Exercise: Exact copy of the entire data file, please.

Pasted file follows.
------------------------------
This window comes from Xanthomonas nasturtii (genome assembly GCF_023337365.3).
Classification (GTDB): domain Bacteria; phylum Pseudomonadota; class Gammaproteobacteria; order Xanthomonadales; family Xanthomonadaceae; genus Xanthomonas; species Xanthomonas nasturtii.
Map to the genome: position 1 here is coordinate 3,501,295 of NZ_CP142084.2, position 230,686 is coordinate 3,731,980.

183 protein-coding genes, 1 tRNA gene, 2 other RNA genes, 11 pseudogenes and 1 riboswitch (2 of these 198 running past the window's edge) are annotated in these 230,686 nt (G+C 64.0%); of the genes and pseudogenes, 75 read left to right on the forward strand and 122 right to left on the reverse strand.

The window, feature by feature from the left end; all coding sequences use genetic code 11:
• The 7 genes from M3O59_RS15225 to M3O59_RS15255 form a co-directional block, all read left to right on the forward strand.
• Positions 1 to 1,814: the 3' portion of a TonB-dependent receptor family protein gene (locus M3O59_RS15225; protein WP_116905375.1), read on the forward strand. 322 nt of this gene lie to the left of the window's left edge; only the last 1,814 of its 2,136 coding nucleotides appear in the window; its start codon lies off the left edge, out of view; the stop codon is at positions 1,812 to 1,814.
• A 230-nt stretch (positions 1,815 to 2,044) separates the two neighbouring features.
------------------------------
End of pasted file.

This window comes from Xanthomonas nasturtii (genome assembly GCF_023337365.3).
Classification (GTDB): domain Bacteria; phylum Pseudomonadota; class Gammaproteobacteria; order Xanthomonadales; family Xanthomonadaceae; genus Xanthomonas; species Xanthomonas nasturtii.
Map to the genome: position 1 here is coordinate 3,501,295 of NZ_CP142084.2, position 230,686 is coordinate 3,731,980.

183 protein-coding genes, 1 tRNA gene, 2 other RNA genes, 11 pseudogenes and 1 riboswitch (2 of these 198 running past the window's edge) are annotated in these 230,686 nt (G+C 64.0%); of the genes and pseudogenes, 75 read left to right on the forward strand and 122 right to left on the reverse strand.

The window, feature by feature from the left end; all coding sequences use genetic code 11:
• The 7 genes from M3O59_RS15225 to M3O59_RS15255 form a co-directional block, all read left to right on the forward strand.
• Positions 1 to 1,814: the 3' portion of a TonB-dependent receptor family protein gene (locus M3O59_RS15225; protein WP_116905375.1), read on the forward strand. 322 nt of this gene lie to the left of the window's left edge; only the last 1,814 of its 2,136 coding nucleotides appear in the window; its start codon lies off the left edge, out of view; the stop codon is at positions 1,812 to 1,814.
• A 230-nt stretch (positions 1,815 to 2,044) separates the two neighbouring features.